- By acts of long possession and enjoyment.
- By acts of possession of connected or adjacent land in circumstances rendering it probable that the owner of such adjacent or connected land would in addition be the owner of the land in dispute.
See: Idundun Vs Okumagba (1976) 9 – 10 SC 227 @ 246; Nkado Vs Obiano (1997) 5 SCNJ 33 @ 47; Owhonda Vs Ekpechi (2003) 9 – 11 SCNJ 1 @ 6.
It is equally trite that the onus is on the claimant to establish his title upon a preponderance of evidence or on the balance of probability. He must succeed on the strength of his own case and not on the weakness of the defence, except where the defendant’s case supports his case. See: Kodilinye Vs Odu 2 WACA 336 @ 337; Onwugbufor vs Okoye (1996) 1 NWLR (Pt. 424) 252; Shittu vs. Fashawe (2005) 7 SC (Pt. II) 107; Nruamah & Ors vs. Ebuzoeme & Ors. (2013) 1 SC 31 @ 55 56.
In the instant case, the respondents relied on documentary evidence, particularly the Letters of Administration, Exhibit E and Exhibits A, B, C and D. The appellant denied signing Exhibits A, B, C and D and contended that the documents were forged. He tendered his international passports, Exhibits R and R1, to enable the trial Court compare the signatures therein with the disputed signatures. The Court held that the appellant failed to prove the allegation of forgery. The respondents tendered evidence relating to the transfer of the property situate at 13 Onayade Street, Igbobi, Lagos and its due registration at the Lands Registry. They also tendered the Letters of
Administration granted to the appellant and his now deceased co-Administrator, wherein the property was listed as belonging to the late Alhaji Garuba Arije. The appellant was unable to impugn the documents pertaining to the registration of the property nor was he able to prove that his signature on the Deed of Transfer was forged. Olaonipekun Cole, the subpoenaed witness who testified as CW1, stated categorically that his office did not receive any report of fraud in connection with the registration of the property. The appellant was also unable to proffer any satisfactory evidence as to why he listed the property as belonging to the deceased when he applied for the grant of the Letters of Administration (Exhibit E). None of the elders who attended the meeting where he was allegedly advised to defer any action relating to the rectification of the Proprietorship Register was called as a witness. In any event, oral evidence cannot be used to vary or contradict the contents of documentary evidence, except where fraud is pleaded. See: Bunge vs. Governor of Rivers State (2006) ALL FWLR (pt. 325) 1; Egharevba Vs. Osagie (2009) 12 SC (Pt. III) 123; A.G. Bendel State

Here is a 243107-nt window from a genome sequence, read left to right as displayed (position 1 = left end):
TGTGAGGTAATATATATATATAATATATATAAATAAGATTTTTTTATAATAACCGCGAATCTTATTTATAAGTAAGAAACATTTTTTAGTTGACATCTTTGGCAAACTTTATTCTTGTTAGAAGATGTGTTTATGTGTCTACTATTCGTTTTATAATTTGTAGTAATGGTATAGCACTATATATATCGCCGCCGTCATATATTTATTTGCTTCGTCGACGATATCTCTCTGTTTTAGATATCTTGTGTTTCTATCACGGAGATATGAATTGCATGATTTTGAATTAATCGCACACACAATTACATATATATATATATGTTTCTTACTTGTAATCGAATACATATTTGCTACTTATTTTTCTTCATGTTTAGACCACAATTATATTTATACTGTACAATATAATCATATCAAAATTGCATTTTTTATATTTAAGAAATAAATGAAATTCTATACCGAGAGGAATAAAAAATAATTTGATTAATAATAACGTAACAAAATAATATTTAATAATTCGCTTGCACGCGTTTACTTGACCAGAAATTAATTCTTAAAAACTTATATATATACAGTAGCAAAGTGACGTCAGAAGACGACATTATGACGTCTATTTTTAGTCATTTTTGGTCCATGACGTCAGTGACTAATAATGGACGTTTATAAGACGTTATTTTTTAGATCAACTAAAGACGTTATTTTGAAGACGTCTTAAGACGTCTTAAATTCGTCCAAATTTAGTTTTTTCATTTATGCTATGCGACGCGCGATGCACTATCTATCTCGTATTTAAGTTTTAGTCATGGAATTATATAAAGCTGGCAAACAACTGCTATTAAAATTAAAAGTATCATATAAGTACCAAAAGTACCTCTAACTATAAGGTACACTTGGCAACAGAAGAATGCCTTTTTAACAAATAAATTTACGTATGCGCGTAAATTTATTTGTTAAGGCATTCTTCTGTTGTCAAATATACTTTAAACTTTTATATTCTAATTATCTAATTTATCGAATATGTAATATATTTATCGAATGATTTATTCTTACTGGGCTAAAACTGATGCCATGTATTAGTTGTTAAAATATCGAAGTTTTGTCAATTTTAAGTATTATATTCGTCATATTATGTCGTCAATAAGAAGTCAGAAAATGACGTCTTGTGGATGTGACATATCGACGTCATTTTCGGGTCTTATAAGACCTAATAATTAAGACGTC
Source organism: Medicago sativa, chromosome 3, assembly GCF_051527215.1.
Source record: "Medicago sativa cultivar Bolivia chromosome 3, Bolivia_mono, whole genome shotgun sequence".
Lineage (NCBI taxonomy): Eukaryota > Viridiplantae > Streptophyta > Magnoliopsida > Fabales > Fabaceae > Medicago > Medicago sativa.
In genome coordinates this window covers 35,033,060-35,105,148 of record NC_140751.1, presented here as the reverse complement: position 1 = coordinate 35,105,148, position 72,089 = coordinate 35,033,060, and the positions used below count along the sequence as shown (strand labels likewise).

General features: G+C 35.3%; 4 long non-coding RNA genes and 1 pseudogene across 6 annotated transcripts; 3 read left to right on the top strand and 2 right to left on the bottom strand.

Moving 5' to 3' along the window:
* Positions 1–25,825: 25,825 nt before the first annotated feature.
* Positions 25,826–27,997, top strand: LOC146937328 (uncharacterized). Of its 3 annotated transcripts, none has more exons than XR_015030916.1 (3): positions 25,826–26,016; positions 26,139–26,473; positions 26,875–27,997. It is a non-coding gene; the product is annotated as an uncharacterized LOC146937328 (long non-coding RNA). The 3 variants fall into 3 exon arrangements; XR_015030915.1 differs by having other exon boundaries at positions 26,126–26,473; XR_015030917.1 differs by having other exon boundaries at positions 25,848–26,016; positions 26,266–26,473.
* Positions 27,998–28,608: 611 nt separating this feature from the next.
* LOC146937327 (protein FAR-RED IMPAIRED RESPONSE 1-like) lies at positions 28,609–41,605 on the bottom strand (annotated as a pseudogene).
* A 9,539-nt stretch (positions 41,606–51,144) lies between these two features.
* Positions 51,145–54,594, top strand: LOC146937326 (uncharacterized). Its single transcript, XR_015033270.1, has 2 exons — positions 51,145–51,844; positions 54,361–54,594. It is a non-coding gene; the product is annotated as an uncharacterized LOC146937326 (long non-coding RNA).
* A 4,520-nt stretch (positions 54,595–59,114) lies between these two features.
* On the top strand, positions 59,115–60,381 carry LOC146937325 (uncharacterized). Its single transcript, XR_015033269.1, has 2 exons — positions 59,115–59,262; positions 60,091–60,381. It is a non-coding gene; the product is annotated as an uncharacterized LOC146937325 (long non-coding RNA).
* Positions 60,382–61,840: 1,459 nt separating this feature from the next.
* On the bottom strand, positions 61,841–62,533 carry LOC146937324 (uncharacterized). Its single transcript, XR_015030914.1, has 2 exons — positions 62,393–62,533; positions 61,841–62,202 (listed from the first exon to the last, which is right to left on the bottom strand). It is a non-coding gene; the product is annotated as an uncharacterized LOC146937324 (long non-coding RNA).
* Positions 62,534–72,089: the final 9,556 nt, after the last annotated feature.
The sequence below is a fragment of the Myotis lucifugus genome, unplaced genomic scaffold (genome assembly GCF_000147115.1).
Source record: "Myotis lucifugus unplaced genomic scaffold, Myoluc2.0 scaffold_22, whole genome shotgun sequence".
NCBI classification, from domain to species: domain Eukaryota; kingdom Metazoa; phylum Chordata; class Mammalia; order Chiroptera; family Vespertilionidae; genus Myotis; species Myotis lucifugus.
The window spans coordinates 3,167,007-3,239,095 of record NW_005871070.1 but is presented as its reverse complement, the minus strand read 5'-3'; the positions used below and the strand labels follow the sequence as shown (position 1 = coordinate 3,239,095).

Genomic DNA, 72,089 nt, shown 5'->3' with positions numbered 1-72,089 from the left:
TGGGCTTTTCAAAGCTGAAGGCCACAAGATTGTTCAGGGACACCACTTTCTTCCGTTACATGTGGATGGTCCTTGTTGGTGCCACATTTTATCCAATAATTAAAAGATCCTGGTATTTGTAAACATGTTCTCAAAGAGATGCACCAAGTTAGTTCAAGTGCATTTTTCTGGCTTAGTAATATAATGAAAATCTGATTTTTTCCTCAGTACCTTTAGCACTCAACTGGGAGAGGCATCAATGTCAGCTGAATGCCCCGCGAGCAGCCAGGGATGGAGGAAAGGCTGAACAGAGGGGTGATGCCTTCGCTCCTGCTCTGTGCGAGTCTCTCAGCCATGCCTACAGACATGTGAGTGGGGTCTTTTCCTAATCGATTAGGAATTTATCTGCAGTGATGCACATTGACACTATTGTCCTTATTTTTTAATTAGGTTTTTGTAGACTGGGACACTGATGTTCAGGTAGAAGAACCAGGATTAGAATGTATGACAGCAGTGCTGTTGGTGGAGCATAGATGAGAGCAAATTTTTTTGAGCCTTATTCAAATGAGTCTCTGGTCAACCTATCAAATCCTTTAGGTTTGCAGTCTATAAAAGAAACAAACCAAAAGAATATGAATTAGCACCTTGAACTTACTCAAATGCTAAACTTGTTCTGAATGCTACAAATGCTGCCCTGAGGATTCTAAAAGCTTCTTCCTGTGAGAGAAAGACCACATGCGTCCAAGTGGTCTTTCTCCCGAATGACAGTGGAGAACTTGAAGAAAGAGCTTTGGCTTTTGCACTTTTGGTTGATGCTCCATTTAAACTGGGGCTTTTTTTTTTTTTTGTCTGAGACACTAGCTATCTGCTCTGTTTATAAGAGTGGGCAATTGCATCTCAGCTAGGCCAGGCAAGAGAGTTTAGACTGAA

UBA Ltd. (1986) 4 NWLR (Pt. 37) 5. See also Section 128 of the Evidence Act 2011. According to Exhibit E, the property situate at 13 Onayade Street, Igbobi, Lagos belonged to the late Alhaji Garuba Arije. The Court below, at pages 465 – 469 of the record, held thus:
“When a finding of fact is made in respect of documentary evidence and it is contradictory or perverse, the Appeal Court will have to intervene to set aside such finding and make its own finding as justified by the evidence.
… The learned trial Judge found that Exhibit A, C and D have been impeached by the 1st respondent’s evidence, regardless of the evidence of the first witness for the appellant Olaonipekun Cole who told the Court that there was no report of fraud. The lower Court however held that the Exhibit did not validly transfer any estate to the claimants deceased father having not been executed by the 1st respondent. Exhibit A is a document on transfer of Leasehold land under the Registration of Titles Act. The document is unambiguous. It shows the Deed of Transfer to Alhaji Garuba Atanda Arije by Abdul Wahabi Iyanda Agbomabini of 19 Docemo Street, Lagos in the
presence of two witnesses, one Dauda Atanda and Caleb Niyi Oguntunde. None of these witnesses was pleaded or called to testify on the handwriting.